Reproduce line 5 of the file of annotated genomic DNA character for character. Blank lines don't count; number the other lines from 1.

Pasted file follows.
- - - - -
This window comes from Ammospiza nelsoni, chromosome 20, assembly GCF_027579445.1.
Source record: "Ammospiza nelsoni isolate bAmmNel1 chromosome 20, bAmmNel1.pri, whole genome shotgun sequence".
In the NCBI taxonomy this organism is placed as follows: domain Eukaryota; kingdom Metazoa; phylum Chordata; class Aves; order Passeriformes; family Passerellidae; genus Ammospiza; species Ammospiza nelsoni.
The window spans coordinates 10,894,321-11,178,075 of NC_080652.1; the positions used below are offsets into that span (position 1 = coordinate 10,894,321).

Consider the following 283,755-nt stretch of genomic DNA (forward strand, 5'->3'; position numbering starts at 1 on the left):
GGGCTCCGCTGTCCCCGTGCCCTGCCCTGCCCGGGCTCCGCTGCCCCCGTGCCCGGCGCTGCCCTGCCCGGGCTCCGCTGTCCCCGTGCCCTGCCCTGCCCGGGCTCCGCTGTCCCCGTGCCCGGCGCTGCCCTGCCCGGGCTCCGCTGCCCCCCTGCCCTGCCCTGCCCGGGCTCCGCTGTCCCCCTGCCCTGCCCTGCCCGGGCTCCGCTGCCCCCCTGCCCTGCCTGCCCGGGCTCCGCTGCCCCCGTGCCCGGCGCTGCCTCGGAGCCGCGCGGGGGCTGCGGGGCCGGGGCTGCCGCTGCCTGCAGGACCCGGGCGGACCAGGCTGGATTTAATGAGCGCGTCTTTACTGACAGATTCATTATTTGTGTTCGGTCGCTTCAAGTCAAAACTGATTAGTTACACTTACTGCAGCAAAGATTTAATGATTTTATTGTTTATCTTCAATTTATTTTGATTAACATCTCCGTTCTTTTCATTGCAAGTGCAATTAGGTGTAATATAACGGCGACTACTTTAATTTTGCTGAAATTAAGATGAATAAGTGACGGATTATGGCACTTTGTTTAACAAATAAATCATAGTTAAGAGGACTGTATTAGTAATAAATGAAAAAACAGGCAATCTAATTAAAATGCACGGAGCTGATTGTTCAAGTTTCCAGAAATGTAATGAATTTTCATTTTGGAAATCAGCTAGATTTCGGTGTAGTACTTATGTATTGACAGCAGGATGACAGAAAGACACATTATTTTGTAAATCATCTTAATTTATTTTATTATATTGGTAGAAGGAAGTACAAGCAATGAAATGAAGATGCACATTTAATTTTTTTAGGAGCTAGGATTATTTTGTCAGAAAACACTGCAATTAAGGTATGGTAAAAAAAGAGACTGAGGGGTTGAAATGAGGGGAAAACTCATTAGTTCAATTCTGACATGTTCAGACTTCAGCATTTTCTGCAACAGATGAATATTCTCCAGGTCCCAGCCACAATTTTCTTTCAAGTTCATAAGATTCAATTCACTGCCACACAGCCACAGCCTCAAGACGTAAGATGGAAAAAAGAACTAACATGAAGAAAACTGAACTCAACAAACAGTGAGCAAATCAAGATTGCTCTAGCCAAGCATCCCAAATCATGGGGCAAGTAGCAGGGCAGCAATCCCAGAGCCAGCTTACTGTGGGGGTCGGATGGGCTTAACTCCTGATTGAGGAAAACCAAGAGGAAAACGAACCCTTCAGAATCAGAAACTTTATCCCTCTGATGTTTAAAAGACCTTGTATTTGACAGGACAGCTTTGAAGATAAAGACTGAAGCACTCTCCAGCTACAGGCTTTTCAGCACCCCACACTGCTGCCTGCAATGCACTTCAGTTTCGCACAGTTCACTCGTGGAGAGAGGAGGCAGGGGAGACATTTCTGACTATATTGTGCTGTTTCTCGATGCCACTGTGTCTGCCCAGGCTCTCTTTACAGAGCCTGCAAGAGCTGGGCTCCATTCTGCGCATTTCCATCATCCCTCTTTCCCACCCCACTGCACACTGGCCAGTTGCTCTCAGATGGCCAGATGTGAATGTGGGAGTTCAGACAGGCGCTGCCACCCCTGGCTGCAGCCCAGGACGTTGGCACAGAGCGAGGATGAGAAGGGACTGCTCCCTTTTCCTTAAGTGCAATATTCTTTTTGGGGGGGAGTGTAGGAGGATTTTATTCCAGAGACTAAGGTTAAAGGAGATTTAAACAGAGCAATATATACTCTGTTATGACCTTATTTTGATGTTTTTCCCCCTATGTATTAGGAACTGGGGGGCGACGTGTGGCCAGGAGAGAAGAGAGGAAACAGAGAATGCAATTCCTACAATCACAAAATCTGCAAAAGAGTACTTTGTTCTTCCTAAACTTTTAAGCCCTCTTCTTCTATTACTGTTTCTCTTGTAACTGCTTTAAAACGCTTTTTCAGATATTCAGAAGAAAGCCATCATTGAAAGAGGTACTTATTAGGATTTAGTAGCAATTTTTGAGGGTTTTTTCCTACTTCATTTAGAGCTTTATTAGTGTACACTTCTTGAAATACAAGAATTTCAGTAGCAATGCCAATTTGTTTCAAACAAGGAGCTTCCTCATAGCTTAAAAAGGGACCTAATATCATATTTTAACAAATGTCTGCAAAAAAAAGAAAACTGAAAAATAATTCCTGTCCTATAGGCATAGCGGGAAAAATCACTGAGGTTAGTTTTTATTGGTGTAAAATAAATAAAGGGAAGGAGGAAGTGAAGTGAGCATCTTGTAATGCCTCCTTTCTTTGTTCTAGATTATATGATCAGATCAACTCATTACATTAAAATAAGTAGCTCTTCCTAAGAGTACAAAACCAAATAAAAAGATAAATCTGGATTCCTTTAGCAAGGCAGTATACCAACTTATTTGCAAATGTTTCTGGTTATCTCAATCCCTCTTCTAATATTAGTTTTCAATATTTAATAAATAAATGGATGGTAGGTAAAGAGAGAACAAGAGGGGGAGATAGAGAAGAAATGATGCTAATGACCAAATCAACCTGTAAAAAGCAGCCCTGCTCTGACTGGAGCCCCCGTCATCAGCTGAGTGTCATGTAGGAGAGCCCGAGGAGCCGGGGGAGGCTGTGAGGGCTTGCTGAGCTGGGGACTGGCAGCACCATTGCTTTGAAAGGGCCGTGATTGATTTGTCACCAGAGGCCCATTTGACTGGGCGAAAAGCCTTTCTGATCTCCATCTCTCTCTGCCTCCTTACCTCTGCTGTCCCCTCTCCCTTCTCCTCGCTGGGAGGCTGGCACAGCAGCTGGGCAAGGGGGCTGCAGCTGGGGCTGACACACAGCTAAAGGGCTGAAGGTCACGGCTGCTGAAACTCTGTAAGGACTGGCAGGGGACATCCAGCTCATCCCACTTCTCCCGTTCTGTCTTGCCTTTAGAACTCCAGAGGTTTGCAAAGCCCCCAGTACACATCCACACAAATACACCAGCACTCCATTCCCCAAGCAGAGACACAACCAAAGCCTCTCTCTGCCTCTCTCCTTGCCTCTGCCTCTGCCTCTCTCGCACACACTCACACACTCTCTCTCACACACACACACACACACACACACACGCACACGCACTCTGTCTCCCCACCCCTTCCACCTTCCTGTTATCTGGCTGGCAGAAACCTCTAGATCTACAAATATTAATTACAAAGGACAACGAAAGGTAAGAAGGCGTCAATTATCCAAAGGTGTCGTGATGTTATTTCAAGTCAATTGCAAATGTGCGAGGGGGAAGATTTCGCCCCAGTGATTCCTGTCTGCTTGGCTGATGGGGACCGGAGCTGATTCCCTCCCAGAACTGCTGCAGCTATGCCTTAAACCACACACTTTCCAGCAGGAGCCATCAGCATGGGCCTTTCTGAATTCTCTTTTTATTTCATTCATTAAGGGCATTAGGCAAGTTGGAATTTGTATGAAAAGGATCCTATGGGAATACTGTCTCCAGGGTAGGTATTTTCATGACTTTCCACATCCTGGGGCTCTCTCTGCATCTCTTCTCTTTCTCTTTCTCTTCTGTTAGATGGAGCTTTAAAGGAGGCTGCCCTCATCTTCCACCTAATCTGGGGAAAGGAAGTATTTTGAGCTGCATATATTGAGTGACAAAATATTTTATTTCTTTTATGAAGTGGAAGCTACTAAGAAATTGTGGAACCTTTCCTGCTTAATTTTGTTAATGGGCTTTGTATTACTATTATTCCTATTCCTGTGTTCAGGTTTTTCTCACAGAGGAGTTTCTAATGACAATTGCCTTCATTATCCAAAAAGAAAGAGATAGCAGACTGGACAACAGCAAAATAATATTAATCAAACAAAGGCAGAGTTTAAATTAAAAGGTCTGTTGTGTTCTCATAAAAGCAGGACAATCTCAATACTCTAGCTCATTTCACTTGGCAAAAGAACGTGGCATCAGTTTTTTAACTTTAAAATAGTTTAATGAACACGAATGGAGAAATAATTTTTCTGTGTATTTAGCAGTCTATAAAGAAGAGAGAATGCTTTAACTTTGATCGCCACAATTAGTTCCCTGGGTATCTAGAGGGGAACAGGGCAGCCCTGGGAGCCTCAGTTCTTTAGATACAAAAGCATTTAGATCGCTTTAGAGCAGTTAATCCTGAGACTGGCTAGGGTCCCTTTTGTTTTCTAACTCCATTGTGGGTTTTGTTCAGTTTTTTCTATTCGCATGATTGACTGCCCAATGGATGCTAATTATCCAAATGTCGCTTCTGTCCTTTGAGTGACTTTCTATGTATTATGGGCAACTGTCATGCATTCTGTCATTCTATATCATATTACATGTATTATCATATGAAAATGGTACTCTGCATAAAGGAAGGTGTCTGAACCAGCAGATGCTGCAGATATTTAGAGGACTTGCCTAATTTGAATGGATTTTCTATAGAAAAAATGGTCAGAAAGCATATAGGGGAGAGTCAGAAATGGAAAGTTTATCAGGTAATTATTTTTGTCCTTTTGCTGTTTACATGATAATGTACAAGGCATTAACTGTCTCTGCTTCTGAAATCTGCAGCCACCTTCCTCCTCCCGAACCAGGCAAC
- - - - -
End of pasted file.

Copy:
Consider the following 283,755-nt stretch of genomic DNA (forward strand, 5'->3'; position numbering starts at 1 on the left):